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Mathematics LibreTexts

3.6.E: Problems on Normed Linear Spaces (Exercises)

  • Page ID
    22264
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    Exercise \(\PageIndex{1}\)

    Show that distances in normed spaces obey the laws stated in Theorem 5 of §§1-3.

    Exercise \(\PageIndex{2}\)

    Complete the proof of assertions made in Example (C) and Note 2.

    Exercise \(\PageIndex{3}\)

    Define \(|x|=x_{1}\) for \(x=\left(x_{1}, \ldots, x_{n}\right)\) in \(C^{n}\) or \(E^{n} .\) Is this a norm? Which (if any) of the laws (i) - (iii) does it obey? How about formula \((2) ?\)

    Exercise \(\PageIndex{4}\)

    Do Problem 3 in §§4-6 for a general normed space \(E,\) with lines defined as in \(E^{n}\) (see also Problem 7 in §9). Also, show that contracting sequences of line segments in \(E\) are \(f\)-images of contracting sequences of intervals in \(E^{1} .\) Using this fact, deduce from Problem 11 in Chapter 2 §§8-9, an analogue for line segments in \(E\), namely, if
    \[
    L\left[a_{n}, b_{n}\right] \supseteq L\left[a_{n+1}, b_{n+1}\right], \quad n=1,2, \dots
    \]
    then
    \[
    \bigcap_{n=1}^{\infty} L\left[a_{n}, b_{n}\right] \neq \emptyset.
    \]

    Exercise \(\PageIndex{5}\)

    Take for granted the lemma that
    \[
    a^{1 / p} b^{1 / q} \leq \frac{a}{p}+\frac{b}{q}
    \]
    if \(a, b, p, q \in E^{1}\) with \(a, b \geq 0\) and \(p, q>0,\) and
    \[
    \frac{1}{p}+\frac{1}{q}=1.
    \]
    (A proof will be suggested in Chapter 5, §6, Problem \(11 . )\) Use it to prove Hölder's inequality, namely, if \(p>1\) and \(\frac{1}{p}+\frac{1}{q}=1,\) then
    \[
    \sum_{k=1}^{n}\left|x_{k} y_{k}\right| \leq\left(\sum_{k=1}^{n}\left|x_{k}\right|^{p}\right)^{\frac{1}{p}}\left(\sum_{k=1}^{n}\left|y_{k}\right|^{q}\right)^{\frac{1}{q}} \text { for any } x_{k}, y_{k} \in C.
    \]
    [Hint: Let
    \[
    A=\left(\sum_{k=1}^{n}\left|x_{k}\right|^{p}\right)^{\frac{1}{p}} \text { and } B=\left(\sum_{k=1}^{n}\left|y_{k}\right|^{q}\right)^{\frac{1}{q}}.
    \]
    If \(A=0\) or \(B=0,\) then all \(x_{k}\) or all \(y_{k}\) vanish, and the required inequality is trivial. Thus assume \(A \neq 0\) and \(B \neq 0 .\) Then, setting
    \[
    a=\frac{\left|x_{k}\right|^{p}}{A^{p}} \text { and } b=\frac{\left|y_{k}\right|^{q}}{B^{q}}
    \]
    in the lemma, obtain
    \[
    \frac{\left|x_{k} y_{k}\right|}{A B} \leq \frac{\left|x_{k}\right|^{p}}{p A^{p}}+\frac{\left|y_{k}\right|^{q}}{q B^{q}}, k=1,2, \ldots, n.
    \]
    Now add up these \(n\) inequalities, substitute the values of \(A\) and \(B,\) and simplify. \(]\)

    Exercise \(\PageIndex{6}\)

    Prove the Minkowski inequality,
    \[
    \left(\sum_{k=1}^{n}\left|x_{k}+y_{k}\right|^{p}\right)^{\frac{1}{p}} \leq\left(\sum_{k=1}^{n}\left|x_{k}\right|^{p}\right)^{\frac{1}{p}}+\left(\sum_{k=1}^{n}\left|y_{k}\right|^{p}\right)^{\frac{1}{p}}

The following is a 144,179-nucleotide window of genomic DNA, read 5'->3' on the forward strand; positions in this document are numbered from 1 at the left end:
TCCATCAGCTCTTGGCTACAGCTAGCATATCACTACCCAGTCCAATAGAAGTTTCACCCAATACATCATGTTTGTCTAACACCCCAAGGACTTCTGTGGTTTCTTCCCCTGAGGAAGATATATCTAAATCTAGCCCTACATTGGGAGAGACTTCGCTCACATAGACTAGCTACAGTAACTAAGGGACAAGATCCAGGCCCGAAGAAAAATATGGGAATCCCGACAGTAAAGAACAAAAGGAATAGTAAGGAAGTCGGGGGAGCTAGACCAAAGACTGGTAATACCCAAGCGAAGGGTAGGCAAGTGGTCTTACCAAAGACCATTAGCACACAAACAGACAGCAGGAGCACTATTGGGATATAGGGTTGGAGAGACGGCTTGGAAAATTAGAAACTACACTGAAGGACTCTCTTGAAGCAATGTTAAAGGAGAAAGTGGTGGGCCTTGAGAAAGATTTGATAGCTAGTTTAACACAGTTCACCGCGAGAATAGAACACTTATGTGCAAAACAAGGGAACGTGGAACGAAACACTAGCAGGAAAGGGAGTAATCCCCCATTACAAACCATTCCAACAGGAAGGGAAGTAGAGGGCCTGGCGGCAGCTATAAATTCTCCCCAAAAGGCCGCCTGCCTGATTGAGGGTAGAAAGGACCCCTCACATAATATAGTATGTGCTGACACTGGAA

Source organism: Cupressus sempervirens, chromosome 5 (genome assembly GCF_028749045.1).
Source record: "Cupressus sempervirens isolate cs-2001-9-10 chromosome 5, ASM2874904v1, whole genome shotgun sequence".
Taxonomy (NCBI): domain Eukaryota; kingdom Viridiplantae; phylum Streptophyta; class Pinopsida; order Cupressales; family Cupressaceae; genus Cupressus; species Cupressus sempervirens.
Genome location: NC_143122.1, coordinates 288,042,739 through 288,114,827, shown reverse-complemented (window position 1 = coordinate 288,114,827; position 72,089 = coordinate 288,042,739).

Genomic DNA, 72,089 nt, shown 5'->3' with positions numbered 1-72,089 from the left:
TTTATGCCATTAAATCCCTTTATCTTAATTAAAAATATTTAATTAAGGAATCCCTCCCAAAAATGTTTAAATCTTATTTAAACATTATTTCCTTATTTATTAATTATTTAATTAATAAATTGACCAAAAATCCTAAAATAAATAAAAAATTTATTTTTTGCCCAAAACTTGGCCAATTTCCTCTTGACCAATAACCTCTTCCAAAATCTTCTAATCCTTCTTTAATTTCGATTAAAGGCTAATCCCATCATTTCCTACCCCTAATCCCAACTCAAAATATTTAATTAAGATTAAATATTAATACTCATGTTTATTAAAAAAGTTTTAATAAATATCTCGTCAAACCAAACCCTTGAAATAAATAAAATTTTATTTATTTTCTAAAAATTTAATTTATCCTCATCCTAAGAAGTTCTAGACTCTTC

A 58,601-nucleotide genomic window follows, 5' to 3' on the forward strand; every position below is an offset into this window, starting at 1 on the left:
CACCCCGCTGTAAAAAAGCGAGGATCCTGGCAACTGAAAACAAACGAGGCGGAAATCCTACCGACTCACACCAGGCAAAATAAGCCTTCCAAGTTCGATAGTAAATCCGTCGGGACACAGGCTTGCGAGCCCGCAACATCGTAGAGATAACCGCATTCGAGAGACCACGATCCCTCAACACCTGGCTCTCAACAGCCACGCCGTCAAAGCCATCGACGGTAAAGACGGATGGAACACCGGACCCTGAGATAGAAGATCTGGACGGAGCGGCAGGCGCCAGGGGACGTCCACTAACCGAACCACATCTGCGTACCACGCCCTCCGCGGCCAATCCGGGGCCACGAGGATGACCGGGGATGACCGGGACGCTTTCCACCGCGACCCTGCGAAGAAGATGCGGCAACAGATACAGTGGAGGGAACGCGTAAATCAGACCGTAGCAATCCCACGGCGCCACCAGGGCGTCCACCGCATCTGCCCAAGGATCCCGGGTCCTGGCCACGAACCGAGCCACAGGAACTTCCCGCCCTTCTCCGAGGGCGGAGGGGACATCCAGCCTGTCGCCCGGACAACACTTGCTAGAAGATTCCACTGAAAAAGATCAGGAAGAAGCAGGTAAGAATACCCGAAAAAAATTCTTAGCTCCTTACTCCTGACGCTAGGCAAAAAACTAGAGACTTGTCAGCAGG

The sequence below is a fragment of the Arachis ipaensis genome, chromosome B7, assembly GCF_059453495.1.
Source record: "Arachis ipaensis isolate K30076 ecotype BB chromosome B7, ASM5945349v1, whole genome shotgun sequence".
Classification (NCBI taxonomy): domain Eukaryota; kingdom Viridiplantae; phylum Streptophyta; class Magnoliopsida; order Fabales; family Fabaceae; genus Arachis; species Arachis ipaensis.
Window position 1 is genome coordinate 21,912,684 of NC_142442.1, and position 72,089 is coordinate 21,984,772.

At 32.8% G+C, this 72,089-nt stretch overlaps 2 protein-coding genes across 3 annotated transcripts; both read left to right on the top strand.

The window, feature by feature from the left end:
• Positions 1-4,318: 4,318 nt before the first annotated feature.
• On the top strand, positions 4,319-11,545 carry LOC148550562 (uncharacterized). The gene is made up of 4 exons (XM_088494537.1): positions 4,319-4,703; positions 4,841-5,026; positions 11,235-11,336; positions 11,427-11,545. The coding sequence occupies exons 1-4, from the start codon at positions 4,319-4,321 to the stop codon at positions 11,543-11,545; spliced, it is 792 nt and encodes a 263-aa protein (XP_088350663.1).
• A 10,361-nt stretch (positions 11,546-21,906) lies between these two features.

\]
    for any real \(p \geq 1\) and \(x_{k}, y_{k} \in C\).
    [Hint: If \(p=1,\) this follows by the triangle inequality in \(C .\) If \(p>1\) , let
    \[
    A=\sum_{k=1}^{n}\left|x_{k}+y_{k}\right|^{p} \neq 0.
    \]
    (If \(A=0\), all is trivial.) Then verify (writing "\(\sum\)" for "\(\sum_{k=1}^{n}\)" for simplicity)
    \[
    A=\sum\left|x_{k}+y_{k}\right|\left|x_{k}+y_{k}\right|^{p-1} \leq \sum\left|x_{k}\right|\left|x_{k}+y_{k}\right|^{p-1}+\sum\left|y_{k}\right|\left|x_{k}+y_{k}\right|^{p-1}
    \]
    Now apply Hölder's inequality (Problem 5) to each of the last two sums, with \(q=\) \(p /(p-1),\) so that \((p-1) q=p\) and \(1 / p=1-1 / q .\) Thus obtain
    \[
    A \leq\left(\sum\left|x_{k}\right|^{p}\right)^{\frac{1}{p}}\left(\sum\left|x_{k}+y_{k}\right|^{p}\right)^{\frac{1}{q}}+\left(\sum\left|y_{k}\right|^{p}\right)^{\frac{1}{p}}\left(\sum\left|x_{k}+y_{k}\right|^{p}\right)^{\frac{1}{q}}.
    \]
    Then divide by \(A^{\frac{1}{q}}=\left(\sum\left|x_{k}+y_{k}\right|^{p}\right)^{\frac{1}{q}}\) and simplify. \(]\)

    Exercise \(\PageIndex{7}\)

    Show that Example (B) indeed yields a norm for \(C^{n}\) and \(E^{n}\).
    [Hint: For the triangle inequality, use Problem \(6 .\) The rest is easy. \(]\)

    Exercise \(\PageIndex{8}\)

    A sequence \(\left\{x_{m}\right\}\) of vectors in a normed space \(E\left(\text { e.g. }, \text { in } E^{n} \text { or } C^{n}\right)\) is said to be bounded iff
    \[
    \left(\exists c \in E^{1}\right)(\forall m) \quad\left|x_{m}\right|<c,
    \]
    i.e., iff \(\sup _{m}\left|x_{m}\right|\) is finite.
    Denote such sequences by single letters, \(x=\left\{x_{m}\right\}, y=\left\{y_{m}\right\},\) etc. and define
    \[
    x+y=\left\{x_{m}+y_{m}\right\}, \text { and } a x=\left\{a x_{m}\right\} \text { for any scalar } a.
    \]
    Also let
    \[
    |x|=\sup _{m}\left|x_{m}\right|.
    \]
    Show that, with these definitions, the set \(M\) of all bounded infinite sequences in \(E\) becomes a normed space (in which every such sequence is to be treated as a single vector, and the scalar field is the same as that of \(E\) ).